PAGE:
Best time for a rig problem
It was one of those experiences I have never forgotten. I thank the Lord that the nut came off while we were becalmed, under power, and in fairly flat seas. If it had happened a day or two before, while we were driving into heavy seas, the nut would have gone over the side and we would have had a lot of problems. As it was, in the last-minute rush to get everything together and underway, one of us –– and the blame lies solely on me –– neglected to double-check the fitting. As has happened so many times both before and after, God was looking out for me and guiding my path.
A few days of sailing later, we were only about 20 miles from Mataiva, and we were lifted enough during the night that it was obvious we would pass east of Tetiaroa. We were surrounded by birds when I went on deck about 0700. They appeared to be boobies and shearwaters, so we were definitely near land.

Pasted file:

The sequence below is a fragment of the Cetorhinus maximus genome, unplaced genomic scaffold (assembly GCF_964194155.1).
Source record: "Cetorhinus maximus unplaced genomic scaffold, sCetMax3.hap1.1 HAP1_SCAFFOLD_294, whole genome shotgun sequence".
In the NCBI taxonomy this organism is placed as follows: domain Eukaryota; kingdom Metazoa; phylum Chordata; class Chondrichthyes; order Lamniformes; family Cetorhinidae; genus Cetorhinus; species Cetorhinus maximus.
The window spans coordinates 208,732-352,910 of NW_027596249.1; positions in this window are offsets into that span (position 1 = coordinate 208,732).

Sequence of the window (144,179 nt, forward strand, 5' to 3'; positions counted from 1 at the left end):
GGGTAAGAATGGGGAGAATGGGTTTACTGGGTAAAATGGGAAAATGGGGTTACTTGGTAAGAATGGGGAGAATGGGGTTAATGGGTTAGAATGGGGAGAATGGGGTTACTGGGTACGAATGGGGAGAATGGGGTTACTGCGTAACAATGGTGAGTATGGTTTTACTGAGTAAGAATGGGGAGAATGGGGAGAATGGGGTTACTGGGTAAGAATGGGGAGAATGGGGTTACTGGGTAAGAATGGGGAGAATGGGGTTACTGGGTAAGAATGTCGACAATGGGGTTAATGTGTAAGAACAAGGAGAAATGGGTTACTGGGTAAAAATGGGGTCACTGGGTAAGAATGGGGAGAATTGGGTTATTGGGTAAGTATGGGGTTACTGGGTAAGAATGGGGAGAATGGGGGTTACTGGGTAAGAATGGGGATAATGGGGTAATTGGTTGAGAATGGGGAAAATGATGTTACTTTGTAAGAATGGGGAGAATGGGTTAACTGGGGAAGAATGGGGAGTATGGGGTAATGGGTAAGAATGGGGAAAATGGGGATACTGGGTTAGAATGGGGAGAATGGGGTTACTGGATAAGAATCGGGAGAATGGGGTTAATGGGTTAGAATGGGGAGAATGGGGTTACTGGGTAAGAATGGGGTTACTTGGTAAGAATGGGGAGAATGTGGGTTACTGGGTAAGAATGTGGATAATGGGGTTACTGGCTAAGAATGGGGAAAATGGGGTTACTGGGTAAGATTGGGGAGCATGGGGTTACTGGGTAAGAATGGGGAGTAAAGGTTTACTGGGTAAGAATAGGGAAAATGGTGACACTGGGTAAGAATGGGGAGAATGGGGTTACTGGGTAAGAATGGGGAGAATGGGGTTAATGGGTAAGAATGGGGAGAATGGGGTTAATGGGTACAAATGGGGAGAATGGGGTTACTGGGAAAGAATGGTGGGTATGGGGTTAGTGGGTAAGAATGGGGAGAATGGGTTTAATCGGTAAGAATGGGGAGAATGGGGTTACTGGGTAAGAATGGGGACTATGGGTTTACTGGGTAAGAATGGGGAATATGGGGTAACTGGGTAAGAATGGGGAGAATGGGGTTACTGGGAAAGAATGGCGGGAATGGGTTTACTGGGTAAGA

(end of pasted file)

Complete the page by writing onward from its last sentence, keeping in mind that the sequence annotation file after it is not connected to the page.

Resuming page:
We passed Mataiva around noon and were close enough to see the small village on the west side. It ended up being another beautiful night and by 1930 we were only 120 miles from Papeete. In the log I wrote: “Can’t believe that 27 years have passed since I was in these waters the first time”.
We had a beautiful sunrise on Monday morning, and we sailed slowly most of the day. The wind finally went around to the NE at 5 to 10 knots, so I dropped the sails and began powering about 1500. At 2326 the log reveals; “Well, we’re on the pier in Papeete. The place is really jammed. I don’t know if Gerard will let us squeeze in…Two young people from New Zealand helped us tie up here. Tomorrow we’ll find out if we can stay on the quay somewhere. For now, I’m having a Scotch.”.
Two strokes of luck: finding the dry rot in the mainmast at the dock before leaving Honolulu and then discovering the loose shroud while becalmed and the nut sitting on deck waiting to be picked up. They saved us from what could have been disaster at sea. n
J.R. Williams, a retired airline pilot who worked for Hawaiian Airlines for 31 years, is an experienced Pacific sailor, ham radio operator, and lifelong race car driver in stock cars and midgets. He’s based in Carson City, Nev.